Abe's assurance over Fukushima radioactive water comes under question
Prime Minister Shinzo Abe's assurance that the situation surrounding the radioactively contaminated water at the Fukushima No. 1 nuclear power plant is "under control" during Tokyo's final presentation for the 2020 Olympics have come under question, prompting plant operator Tokyo Electric Power Co. (TEPCO) to send an inquiry to the government.
Abe stated in his presentation at the International Olympic Committee meeting in Buenos Aires on Sept. 7, "Some may have concerns about Fukushima. Let me assure you, the situation is under control. It has never done and will never do any damage to Tokyo." He also said the effect of the water leak has been "completely blocked" within an area of 0.3 square kilometers in the waters from the plant.
"His remarks don't convey the facts accurately," said one observer in criticism of the prime minister's statement.
At a press conference on Sept. 9, TEPCO faced a barrage of questions from media representatives about data corroborating Abe's remarks. In response, a TEPCO official admitted that the utility has asked the government about its true intentions, betraying a difference in their perceptions of the situation at the crippled nuclear plant. At the same time, the official said, "We will strive to stabilize the situation at the earliest possible date."
In the plant's 0.3-square-kilometer bay surrounded by breakwaters are impermeable walls to prevent contaminated water from flowing out into the sea and silt fences to prevent the spread of contaminated water within the bay. Liquid glass has also been rendered to solidify the seawall along the plant's premises.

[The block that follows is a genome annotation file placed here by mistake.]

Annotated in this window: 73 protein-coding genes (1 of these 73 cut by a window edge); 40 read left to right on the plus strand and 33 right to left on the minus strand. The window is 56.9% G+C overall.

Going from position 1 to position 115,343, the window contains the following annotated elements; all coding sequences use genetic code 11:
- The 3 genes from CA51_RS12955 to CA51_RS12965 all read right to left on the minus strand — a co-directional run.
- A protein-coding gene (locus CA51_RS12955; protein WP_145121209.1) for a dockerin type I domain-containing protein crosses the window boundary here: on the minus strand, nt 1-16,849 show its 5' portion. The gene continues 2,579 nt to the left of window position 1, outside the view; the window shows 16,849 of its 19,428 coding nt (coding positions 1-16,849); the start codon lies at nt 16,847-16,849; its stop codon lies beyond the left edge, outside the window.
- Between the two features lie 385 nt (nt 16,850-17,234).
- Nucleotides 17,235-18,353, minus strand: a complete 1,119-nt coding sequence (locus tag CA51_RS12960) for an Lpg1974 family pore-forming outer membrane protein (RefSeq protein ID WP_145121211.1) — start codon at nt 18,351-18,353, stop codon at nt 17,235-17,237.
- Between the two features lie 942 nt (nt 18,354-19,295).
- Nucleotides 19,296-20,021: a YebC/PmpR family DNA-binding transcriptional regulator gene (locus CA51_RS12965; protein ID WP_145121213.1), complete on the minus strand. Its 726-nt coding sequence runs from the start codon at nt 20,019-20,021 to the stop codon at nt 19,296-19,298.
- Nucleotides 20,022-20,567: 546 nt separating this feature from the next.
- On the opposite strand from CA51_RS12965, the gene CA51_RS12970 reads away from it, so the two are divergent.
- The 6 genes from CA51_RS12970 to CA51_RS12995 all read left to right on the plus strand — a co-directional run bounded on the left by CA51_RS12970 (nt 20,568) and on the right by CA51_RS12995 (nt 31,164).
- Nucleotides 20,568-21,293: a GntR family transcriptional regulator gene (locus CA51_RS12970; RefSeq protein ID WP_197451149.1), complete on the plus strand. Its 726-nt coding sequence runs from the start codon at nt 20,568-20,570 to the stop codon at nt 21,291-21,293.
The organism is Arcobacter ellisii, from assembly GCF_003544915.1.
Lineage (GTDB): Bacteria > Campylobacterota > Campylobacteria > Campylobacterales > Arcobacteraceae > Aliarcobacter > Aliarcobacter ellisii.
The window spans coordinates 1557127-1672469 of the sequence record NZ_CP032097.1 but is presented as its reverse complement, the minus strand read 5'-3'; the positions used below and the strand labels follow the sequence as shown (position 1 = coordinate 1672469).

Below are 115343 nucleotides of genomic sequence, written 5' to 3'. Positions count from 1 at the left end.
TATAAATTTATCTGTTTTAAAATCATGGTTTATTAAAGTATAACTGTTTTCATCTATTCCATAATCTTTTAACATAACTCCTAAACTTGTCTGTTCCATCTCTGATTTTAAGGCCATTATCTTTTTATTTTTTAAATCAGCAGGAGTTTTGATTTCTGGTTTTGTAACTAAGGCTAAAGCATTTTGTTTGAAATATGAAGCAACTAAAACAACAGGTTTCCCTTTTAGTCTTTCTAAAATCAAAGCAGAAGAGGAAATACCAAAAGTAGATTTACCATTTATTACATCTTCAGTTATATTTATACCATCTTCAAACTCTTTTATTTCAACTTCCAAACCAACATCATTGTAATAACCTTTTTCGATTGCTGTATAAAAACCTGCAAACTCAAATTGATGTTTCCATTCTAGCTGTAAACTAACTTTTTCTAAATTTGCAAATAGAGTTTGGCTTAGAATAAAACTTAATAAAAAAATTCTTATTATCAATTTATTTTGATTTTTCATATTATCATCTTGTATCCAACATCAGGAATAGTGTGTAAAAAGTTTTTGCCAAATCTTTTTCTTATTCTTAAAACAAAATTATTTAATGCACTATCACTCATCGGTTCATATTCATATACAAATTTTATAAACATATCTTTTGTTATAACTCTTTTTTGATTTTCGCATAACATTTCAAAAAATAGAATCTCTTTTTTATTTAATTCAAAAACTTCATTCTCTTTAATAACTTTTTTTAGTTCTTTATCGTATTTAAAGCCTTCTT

However, contaminated water has leaked into the bay, with 1,100 becquerels per liter of radioactive materials including strontium as well as 4,700 becquerels per liter of tritium detected in seawater inside the silt fences. While TEPCO explains that the concentration of radioactive materials outside the silt fences contain up to one-fifth of that inside those fences, the contaminated water inside the silt fences and outside the fences have been shifting by 50 percent each day. Furthermore, tritium penetrates through the silt fences because the material has a property similar to water. Although the levels of radioactive materials detected at the mouth of the bay and at a location three kilometers off the shore fall below measurable limits, experts point out that radioactive materials have "simply been diluted by large quantities of seawater."
Moreover, contaminated water keeps rising as 400 tons of groundwater permeates into the collapsed reactor buildings each day, while some 300 tons of highly contaminated water has leaked from an aboveground tank, part of which has likely leaked outside the bay by way of drain ditches directly leading to the sea. With a series of trouble having taken place as a result of insufficient measures taken by TEPCO, there remains the possibility of further risks arising hereafter.
"It is hard to tell what can be called as being 'under control,' but it is certain that you can't say the contaminated water has 'been completely blocked' in a technical sense," said a senior official with the Ministry of Economy, Trade and Industry.
September 10, 2013(Mainichi Japan)